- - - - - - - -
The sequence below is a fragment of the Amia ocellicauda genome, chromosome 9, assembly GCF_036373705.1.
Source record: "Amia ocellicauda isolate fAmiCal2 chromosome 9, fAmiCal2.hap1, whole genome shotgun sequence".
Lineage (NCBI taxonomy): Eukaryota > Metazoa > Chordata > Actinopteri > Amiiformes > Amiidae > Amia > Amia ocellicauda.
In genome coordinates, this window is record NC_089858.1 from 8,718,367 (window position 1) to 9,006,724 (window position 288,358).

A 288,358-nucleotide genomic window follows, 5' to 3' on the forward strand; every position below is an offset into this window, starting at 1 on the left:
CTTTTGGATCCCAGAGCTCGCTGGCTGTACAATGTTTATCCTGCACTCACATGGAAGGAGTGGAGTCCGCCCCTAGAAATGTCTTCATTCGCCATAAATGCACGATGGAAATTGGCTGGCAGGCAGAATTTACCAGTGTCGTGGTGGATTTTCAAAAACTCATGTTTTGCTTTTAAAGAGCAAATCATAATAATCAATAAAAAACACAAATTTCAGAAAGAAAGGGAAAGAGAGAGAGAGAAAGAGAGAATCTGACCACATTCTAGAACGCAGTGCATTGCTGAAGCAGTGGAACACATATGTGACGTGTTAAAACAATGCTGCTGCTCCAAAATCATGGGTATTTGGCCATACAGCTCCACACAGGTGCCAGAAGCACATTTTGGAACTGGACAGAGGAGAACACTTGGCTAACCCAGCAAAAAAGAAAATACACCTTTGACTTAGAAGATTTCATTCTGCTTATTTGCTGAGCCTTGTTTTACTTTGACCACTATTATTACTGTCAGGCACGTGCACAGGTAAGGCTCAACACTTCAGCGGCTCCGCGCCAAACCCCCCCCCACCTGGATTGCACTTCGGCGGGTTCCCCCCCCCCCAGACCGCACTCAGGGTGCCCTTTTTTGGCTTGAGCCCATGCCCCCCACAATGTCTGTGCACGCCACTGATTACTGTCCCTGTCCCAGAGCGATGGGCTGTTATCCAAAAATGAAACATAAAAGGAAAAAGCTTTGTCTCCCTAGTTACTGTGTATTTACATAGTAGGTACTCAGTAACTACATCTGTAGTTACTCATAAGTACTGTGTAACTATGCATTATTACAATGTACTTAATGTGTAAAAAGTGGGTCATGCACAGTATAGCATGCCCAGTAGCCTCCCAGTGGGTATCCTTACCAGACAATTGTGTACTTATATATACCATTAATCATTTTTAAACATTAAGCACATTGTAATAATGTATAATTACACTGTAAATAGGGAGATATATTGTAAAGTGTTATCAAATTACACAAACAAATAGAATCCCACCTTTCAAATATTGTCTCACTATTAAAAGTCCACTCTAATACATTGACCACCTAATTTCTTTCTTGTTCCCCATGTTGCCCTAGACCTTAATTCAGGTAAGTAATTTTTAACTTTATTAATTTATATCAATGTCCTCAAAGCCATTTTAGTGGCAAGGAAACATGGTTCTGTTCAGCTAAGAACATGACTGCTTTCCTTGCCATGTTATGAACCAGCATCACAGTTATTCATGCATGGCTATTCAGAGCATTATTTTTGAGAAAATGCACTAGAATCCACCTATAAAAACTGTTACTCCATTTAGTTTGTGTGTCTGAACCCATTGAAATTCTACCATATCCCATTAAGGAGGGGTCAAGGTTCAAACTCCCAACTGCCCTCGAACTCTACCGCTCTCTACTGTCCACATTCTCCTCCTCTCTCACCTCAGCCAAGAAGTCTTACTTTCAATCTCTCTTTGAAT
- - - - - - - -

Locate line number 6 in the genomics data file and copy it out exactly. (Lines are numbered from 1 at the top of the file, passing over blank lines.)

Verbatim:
CTTTTGGATCCCAGAGCTCGCTGGCTGTACAATGTTTATCCTGCACTCACATGGAAGGAGTGGAGTCCGCCCCTAGAAATGTCTTCATTCGCCATAAATGCACGATGGAAATTGGCTGGCAGGCAGAATTTACCAGTGTCGTGGTGGATTTTCAAAAACTCATGTTTTGCTTTTAAAGAGCAAATCATAATAATCAATAAAAAACACAAATTTCAGAAAGAAAGGGAAAGAGAGAGAGAGAAAGAGAGAATCTGACCACATTCTAGAACGCAGTGCATTGCTGAAGCAGTGGAACACATATGTGACGTGTTAAAACAATGCTGCTGCTCCAAAATCATGGGTATTTGGCCATACAGCTCCACACAGGTGCCAGAAGCACATTTTGGAACTGGACAGAGGAGAACACTTGGCTAACCCAGCAAAAAAGAAAATACACCTTTGACTTAGAAGATTTCATTCTGCTTATTTGCTGAGCCTTGTTTTACTTTGACCACTATTATTACTGTCAGGCACGTGCACAGGTAAGGCTCAACACTTCAGCGGCTCCGCGCCAAACCCCCCCCCACCTGGATTGCACTTCGGCGGGTTCCCCCCCCCCCAGACCGCACTCAGGGTGCCCTTTTTTGGCTTGAGCCCATGCCCCCCACAATGTCTGTGCACGCCACTGATTACTGTCCCTGTCCCAGAGCGATGGGCTGTTATCCAAAAATGAAACATAAAAGGAAAAAGCTTTGTCTCCCTAGTTACTGTGTATTTACATAGTAGGTACTCAGTAACTACATCTGTAGTTACTCATAAGTACTGTGTAACTATGCATTATTACAATGTACTTAATGTGTAAAAAGTGGGTCATGCACAGTATAGCATGCCCAGTAGCCTCCCAGTGGGTATCCTTACCAGACAATTGTGTACTTATATATACCATTAATCATTTTTAAACATTAAGCACATTGTAATAATGTATAATTACACTGTAAATAGGGAGATATATTGTAAAGTGTTATCAAATTACACAAACAAATAGAATCCCACCTTTCAAATATTGTCTCACTATTAAAAGTCCACTCTAATACATTGACCACCTAATTTCTTTCTTGTTCCCCATGTTGCCCTAGACCTTAATTCAGGTAAGTAATTTTTAACTTTATTAATTTATATCAATGTCCTCAAAGCCATTTTAGTGGCAAGGAAACATGGTTCTGTTCAGCTAAGAACATGACTGCTTTCCTTGCCATGTTATGAACCAGCATCACAGTTATTCATGCATGGCTATTCAGAGCATTATTTTTGAGAAAATGCACTAGAATCCACCTATAAAAACTGTTACTCCATTTAGTTTGTGTGTCTGAACCCATTGAAATTCTACCATATCCCATTAAGGAGGGGTCAAGGTTCAAACTCCCAACTGCCCTCGAACTCTACCGCTCTCTACTGTCCACATTCTCCTCCTCTCTCACCTCAGCCAAGAAGTCTTACTTTCAATCTCTCTTTGAAT